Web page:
Effects of Underwater Noise Pollution on Marine Mammals

This is a portion of a power point presentation given by Dr. Marsha Green in June 2004 that addresses the impact of high intensity sonar, airguns and shipping on the marine environment. It also addresses International actions being taken concerning this issue.

1. Whales are acoustic animals – They use sound to:

  • Navigate
  • Find mates
  • Find food
  • Communicate

2. Research shows that whales avoid sounds with a source level of about 120 dB (Richardson et al., 1995, Green et al., 1998)
There are sound sources in the ocean that produce noise levels much higher than 120 dB:

  • Air guns used for oil exploration & geophysical research (216 – 230 dB)
  • Underwater construction
  • Explosives
  • Military sonars
  • Large ships
  • Acoustic harassment devices

3. These very loud underwater sounds may cause various adverse effects on marine mammals including:

  • Masking social communications used to find mates or identify predators
  • Temporary and permanent hearing loss or impairment
  • Displacement from preferred habitat
  • Disruption of feeding, breeding, nursing and communication
  • Strandings
  • Death and serious injury from hemorrhaging and tissue trauma

4. Public and scientific concern about underwater noise pollution has grown over the last decade after a series of mass mortalities of cetaceans associated with the use of mid-frequency active sonar in coastal areas.

The best documented cases, where stranded animals were recovered in time for necropsy occurred in:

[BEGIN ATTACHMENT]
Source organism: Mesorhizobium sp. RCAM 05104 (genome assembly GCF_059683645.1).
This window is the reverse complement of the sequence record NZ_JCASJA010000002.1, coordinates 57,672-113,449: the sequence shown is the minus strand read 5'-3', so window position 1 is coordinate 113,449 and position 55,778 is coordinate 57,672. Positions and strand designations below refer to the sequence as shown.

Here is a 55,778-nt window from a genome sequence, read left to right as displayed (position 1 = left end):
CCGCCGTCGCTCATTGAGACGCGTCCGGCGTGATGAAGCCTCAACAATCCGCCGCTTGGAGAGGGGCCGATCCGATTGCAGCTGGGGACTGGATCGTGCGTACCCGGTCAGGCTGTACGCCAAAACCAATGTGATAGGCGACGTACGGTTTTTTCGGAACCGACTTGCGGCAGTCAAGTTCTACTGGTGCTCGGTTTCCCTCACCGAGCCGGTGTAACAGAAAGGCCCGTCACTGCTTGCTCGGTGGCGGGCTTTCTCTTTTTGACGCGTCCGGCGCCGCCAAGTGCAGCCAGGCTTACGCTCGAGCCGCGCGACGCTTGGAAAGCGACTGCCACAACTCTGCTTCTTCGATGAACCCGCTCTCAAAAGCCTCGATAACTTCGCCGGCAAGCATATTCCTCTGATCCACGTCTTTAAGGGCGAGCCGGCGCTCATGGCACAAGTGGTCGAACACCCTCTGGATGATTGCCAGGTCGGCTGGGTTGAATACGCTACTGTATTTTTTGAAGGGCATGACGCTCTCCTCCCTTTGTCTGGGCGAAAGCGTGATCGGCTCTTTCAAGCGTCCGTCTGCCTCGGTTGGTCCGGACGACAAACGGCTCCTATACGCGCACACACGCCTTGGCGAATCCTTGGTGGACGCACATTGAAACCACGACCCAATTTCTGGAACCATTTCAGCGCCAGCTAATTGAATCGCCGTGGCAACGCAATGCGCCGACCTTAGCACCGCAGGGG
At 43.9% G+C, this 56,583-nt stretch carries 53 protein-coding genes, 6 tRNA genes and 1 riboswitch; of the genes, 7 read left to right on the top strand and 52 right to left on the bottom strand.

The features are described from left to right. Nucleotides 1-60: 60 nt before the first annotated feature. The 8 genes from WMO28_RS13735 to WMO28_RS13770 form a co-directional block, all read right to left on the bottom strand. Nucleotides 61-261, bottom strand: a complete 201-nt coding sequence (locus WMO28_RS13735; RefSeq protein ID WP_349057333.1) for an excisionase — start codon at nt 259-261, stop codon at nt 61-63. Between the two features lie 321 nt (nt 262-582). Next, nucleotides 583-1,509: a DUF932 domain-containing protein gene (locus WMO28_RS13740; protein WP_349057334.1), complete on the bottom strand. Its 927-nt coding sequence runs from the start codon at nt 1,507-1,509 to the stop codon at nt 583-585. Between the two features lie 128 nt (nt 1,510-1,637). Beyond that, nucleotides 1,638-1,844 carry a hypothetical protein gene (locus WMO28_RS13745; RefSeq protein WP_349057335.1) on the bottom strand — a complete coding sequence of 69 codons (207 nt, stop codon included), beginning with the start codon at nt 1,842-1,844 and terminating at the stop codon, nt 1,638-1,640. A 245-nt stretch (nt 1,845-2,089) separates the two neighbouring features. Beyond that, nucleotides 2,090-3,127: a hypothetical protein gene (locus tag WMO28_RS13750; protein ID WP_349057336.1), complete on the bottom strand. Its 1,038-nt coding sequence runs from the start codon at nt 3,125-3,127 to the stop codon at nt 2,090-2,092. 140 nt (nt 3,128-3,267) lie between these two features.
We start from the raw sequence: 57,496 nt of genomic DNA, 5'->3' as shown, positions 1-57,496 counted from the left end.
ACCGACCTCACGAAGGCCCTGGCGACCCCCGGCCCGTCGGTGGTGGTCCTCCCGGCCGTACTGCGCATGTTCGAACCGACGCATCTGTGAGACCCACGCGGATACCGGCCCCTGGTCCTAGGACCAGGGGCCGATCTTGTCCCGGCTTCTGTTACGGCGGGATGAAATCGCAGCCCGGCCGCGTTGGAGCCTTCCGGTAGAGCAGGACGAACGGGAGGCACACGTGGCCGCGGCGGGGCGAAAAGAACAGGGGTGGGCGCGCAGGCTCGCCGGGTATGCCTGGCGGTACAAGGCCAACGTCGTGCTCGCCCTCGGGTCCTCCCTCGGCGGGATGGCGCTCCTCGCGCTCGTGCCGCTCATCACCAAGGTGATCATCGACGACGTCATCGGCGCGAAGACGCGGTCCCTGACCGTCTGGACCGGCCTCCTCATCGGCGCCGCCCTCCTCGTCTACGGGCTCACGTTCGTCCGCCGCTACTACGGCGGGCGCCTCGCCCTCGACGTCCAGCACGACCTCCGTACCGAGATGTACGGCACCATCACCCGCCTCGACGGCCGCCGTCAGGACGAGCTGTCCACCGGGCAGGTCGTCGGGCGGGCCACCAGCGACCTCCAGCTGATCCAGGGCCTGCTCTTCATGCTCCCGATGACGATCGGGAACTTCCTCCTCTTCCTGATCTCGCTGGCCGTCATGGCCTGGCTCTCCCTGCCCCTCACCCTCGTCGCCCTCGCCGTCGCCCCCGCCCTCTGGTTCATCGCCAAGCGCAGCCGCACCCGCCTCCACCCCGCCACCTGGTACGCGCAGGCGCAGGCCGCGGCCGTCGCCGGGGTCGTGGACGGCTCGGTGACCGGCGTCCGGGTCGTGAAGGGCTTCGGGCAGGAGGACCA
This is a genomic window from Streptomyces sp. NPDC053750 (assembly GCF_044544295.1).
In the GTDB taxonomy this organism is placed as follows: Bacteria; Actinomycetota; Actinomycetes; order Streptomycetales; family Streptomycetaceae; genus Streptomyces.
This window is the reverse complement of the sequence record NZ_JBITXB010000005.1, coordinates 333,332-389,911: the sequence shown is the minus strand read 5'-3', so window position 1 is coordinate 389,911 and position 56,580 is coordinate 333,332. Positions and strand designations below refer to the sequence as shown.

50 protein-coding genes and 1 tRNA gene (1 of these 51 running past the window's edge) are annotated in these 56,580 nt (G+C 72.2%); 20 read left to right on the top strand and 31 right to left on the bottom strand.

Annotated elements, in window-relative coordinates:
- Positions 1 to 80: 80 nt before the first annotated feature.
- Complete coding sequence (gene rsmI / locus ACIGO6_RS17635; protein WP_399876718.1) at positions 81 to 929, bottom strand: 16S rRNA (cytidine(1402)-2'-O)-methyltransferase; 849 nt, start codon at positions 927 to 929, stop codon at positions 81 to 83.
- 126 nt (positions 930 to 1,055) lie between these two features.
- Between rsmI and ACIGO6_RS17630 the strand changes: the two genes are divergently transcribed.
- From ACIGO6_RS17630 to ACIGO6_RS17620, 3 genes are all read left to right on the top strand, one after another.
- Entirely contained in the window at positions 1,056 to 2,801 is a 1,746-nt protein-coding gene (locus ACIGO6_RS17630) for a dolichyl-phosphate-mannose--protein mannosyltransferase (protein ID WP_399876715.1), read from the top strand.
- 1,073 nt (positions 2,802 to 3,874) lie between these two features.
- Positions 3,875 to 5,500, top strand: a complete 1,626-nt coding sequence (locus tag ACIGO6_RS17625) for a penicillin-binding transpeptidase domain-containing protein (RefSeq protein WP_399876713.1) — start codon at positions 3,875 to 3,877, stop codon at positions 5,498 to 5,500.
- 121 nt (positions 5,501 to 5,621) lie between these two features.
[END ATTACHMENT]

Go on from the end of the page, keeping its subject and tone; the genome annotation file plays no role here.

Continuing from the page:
• Bahamas (2000)
  • Madeira (2000)
  • Canary Islands (2002)
  • Bahamas 2000
  • Canary Islands 2002

5. Cuvier’s and other beaked whale species suffered hemorrhaging in:

  • Brain
  • Inner ear
  • Lungs
  • Eyes
  • Consistent with injury from intense sound (Fernandez et al 2003 & Jepson et al 2003)

6. Other strandings correlated with the use of naval sonar occurred in:

  • Greece (1996)
  • US Virgin Islands (1998,1999)
  • Canary Islands (1985, 1986, 1989)
  • NW Coast of US (2003)

However, the magnitude of the problem is not known since recent evidence indicates whales may die at sea where carcasses sink and are almost impossible to detect.

7. Are Current “Safe” Exposure Levels Really Safe?

  • It now appears that at least some of the injured whales in the Bahamas stranding were exposed to sound levels of 160-165 dB
  • In their Environmental Impact Statement the Navy extrapolated that the safe exposure level for marine mammals is 180 dB

8. High intensity sonar has been shown to have adverse impacts on other marine species as well.

9. The British Defense Research Agency reports that fish exposed to Low Frequency Active Sonar above 160 dB suffered:

  • Internal injuries
  • Eye hemorrhaging
  • Auditory damage
  • Fifty-seven percent of brown trout died after exposure to levels above 170 dB.

10. Air Guns:

  • Air guns (216 – 230 dB) can also cause marine mammal strandings and affect fish